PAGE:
We’ve had a break from COVID recently, although numbers are rising again. For educators, dealing with COVID has required a multi-pronged approach. That includes a DIY air filter.
But now, an innovative group of ASU students has gotten creative to protect students in classrooms. Reporter Molly McBride showed us how those filters are made.
The DIY air filter is called a Corsi-Rosenthal box. You can build them from supplies available at most home improvement stores. The boxes are essentially a cube, where four of the six sides are standard, 20-inch household air filters. The top of the box is a 20-inch fan. Cardboard from the fan’s packaging creates the bottom of the cube. Also, it acts as a “shroud” on top of the fan that increases the pressure to improve airflow.
“You don’t have to be a scientist to build a box like this; anyone can do it,” says infectious disease epidemiologist Megan Jehn. She leads both the university’s Student Outbreak Response Team and its Community Response Team. In addition, she’s an associate professor in the School of Human Evolution and Social Change. “It’s super easy. It only takes about 20 to 30 minutes and about $60 to $70 worth of supplies.”
More than 100 classrooms across the state are now equipped with Corsi-Rosenthal boxes made by ASU students.
Placed in a classroom, the filter box will draw air — including exhaled breath from people in the room, which could carry the coronavirus — through the filter. This treated air is then pushed out of the top of the filter box by the fan.
“It filters out the particles that are the size that carry viruses like SARS-CoV-2,” Jehn says, “and then it blows clean air out through the top of the box.”
The team has been working to gather donations from the community to assemble the boxes, which are then donated to K–12 classrooms throughout metro Phoenix.
Student volunteers are providing the brains and muscle to put the boxes together during “box-a-thons,” build days that take place outside the School of Human Evolution and Social Change on ASU’s Tempe campus. The box-making events are usually followed a day later by pickups by local school teachers. Jehn says if need be, a student volunteer can also deliver and set up one of the box filters in a classroom. At a recent build day, students made about 50 of the cubes.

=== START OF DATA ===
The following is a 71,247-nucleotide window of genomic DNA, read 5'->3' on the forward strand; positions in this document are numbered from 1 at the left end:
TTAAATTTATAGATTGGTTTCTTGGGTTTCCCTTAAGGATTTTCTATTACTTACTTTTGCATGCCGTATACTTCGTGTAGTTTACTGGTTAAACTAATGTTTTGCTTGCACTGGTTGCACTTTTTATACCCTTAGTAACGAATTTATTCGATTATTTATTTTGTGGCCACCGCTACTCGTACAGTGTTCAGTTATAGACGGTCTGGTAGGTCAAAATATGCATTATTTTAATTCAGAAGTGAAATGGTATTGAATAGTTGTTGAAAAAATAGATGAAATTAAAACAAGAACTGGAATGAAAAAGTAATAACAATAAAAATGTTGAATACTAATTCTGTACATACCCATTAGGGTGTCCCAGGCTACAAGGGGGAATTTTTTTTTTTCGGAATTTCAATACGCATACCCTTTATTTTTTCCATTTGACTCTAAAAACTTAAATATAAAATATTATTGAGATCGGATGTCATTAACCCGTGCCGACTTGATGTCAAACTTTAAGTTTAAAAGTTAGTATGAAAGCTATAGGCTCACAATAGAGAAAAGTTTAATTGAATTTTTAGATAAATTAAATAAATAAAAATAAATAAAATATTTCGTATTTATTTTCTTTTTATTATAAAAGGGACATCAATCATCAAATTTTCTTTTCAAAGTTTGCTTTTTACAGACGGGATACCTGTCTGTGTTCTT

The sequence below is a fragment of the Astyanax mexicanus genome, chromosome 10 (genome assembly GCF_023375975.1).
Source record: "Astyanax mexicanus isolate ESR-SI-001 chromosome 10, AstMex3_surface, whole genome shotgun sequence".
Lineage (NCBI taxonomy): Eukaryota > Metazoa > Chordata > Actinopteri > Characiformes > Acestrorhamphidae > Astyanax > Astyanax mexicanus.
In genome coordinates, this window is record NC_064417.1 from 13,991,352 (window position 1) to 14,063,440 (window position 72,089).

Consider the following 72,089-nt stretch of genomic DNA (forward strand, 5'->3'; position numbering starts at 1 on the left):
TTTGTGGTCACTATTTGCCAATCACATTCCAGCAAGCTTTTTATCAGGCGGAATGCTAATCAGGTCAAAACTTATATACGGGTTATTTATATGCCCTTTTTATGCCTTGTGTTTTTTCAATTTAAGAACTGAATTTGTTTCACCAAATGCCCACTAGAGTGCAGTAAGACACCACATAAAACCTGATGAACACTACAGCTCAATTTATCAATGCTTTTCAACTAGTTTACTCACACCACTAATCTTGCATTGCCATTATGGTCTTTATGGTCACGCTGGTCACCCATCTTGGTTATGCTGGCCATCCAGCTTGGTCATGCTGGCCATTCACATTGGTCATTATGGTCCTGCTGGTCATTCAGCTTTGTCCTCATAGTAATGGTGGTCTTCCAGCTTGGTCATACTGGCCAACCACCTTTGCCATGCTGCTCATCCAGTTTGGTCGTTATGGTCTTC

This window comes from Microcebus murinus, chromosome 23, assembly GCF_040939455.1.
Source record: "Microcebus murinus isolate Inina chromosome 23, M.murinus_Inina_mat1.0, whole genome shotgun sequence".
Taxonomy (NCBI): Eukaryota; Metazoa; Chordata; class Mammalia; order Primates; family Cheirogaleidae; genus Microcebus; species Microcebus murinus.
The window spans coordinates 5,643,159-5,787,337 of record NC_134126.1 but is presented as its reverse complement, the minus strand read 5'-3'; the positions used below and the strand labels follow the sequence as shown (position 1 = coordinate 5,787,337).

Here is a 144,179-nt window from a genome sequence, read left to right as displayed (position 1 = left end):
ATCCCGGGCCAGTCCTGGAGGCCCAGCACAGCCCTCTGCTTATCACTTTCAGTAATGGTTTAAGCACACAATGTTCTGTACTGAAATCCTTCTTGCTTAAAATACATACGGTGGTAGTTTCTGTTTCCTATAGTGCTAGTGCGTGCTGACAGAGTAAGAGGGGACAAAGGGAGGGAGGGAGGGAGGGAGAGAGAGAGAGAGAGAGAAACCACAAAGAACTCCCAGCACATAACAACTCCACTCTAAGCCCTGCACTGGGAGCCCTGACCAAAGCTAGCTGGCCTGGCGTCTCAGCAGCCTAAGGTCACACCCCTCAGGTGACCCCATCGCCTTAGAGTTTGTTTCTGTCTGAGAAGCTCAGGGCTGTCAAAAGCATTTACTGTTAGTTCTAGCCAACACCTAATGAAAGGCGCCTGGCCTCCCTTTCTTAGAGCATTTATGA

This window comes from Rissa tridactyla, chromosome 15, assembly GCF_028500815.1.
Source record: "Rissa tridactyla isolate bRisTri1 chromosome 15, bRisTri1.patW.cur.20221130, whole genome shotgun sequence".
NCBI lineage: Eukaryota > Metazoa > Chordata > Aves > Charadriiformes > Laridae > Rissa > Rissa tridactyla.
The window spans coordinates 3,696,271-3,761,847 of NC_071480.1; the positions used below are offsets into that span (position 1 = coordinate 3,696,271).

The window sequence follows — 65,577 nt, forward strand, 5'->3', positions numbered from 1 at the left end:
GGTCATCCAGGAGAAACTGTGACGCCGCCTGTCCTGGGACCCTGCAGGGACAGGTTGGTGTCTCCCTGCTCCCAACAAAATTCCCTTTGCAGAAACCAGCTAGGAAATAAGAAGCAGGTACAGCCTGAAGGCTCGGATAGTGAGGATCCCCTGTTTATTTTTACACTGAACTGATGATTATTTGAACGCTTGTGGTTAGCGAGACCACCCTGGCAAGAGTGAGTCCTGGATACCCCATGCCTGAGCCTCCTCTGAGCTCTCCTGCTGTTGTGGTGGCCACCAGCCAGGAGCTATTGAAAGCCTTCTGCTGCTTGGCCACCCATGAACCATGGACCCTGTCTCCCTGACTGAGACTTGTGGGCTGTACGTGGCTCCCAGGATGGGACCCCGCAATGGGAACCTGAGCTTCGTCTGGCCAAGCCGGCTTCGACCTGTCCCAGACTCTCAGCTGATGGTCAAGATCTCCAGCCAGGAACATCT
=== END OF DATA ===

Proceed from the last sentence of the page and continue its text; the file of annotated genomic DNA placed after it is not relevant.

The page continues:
Adding expertise to the effort is Marcia Levitus, a professor in the School of Molecular Sciences. Levitus is a trained physical chemist who connected with Jehn over Twitter. Both scientists are parents of school-age children.
Levitus has used carbon dioxide monitors to spot check the effectiveness of some of the filter boxes inside classrooms.
“If somebody’s infected, this person will be exhaling CO2 together with tiny particles containing the virus. So the CO2 is a proxy, in a way, to sense what is the quality of the air. So if you are inside a classroom with a very high reading, you know that everybody’s breathing everybody’s respiratory aerosols. So if someone is infected, that air will carry the virus and everybody will be breathing the virus.”
Donations are welcome via the Pitchfunder site and are being managed by the ASU Foundation. Those interested in taking part can inquire at https://tinyurl.com/crboxvolunteer.
Find more information, including a form for teachers, principals and school administrators to request Corsi-Rosenthal boxes, at https://linktr.ee/DIYAirFilter.